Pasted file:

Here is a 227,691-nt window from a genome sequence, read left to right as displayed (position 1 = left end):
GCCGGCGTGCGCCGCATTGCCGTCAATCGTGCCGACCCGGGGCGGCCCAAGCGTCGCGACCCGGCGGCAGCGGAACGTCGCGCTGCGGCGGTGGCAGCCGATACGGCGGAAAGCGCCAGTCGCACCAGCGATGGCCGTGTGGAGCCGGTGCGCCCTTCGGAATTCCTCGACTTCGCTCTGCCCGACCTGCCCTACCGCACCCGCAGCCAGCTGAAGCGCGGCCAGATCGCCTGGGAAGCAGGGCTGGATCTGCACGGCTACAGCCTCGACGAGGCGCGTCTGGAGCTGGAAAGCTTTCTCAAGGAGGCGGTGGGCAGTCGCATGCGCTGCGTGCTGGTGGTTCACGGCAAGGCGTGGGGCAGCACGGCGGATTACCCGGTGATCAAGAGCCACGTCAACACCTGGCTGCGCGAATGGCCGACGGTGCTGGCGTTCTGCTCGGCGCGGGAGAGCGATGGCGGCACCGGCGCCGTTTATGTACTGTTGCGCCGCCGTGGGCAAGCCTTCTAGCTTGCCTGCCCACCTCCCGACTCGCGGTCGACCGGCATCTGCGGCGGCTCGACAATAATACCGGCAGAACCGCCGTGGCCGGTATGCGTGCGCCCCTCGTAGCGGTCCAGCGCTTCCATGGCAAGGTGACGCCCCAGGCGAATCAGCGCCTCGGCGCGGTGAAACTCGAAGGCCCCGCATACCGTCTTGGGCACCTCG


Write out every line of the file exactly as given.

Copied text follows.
Here is a 227,691-nt window from a genome sequence, read left to right as displayed (position 1 = left end):
GCCGGCGTGCGCCGCATTGCCGTCAATCGTGCCGACCCGGGGCGGCCCAAGCGTCGCGACCCGGCGGCAGCGGAACGTCGCGCTGCGGCGGTGGCAGCCGATACGGCGGAAAGCGCCAGTCGCACCAGCGATGGCCGTGTGGAGCCGGTGCGCCCTTCGGAATTCCTCGACTTCGCTCTGCCCGACCTGCCCTACCGCACCCGCAGCCAGCTGAAGCGCGGCCAGATCGCCTGGGAAGCAGGGCTGGATCTGCACGGCTACAGCCTCGACGAGGCGCGTCTGGAGCTGGAAAGCTTTCTCAAGGAGGCGGTGGGCAGTCGCATGCGCTGCGTGCTGGTGGTTCACGGCAAGGCGTGGGGCAGCACGGCGGATTACCCGGTGATCAAGAGCCACGTCAACACCTGGCTGCGCGAATGGCCGACGGTGCTGGCGTTCTGCTCGGCGCGGGAGAGCGATGGCGGCACCGGCGCCGTTTATGTACTGTTGCGCCGCCGTGGGCAAGCCTTCTAGCTTGCCTGCCCACCTCCCGACTCGCGGTCGACCGGCATCTGCGGCGGCTCGACAATAATACCGGCAGAACCGCCGTGGCCGGTATGCGTGCGCCCCTCGTAGCGGTCCAGCGCTTCCATGGCAAGGTGACGCCCCAGGCGAATCAGCGCCTCGGCGCGGTGAAACTCGAAGGCCCCGCATACCGTCTTGGGCACCTCG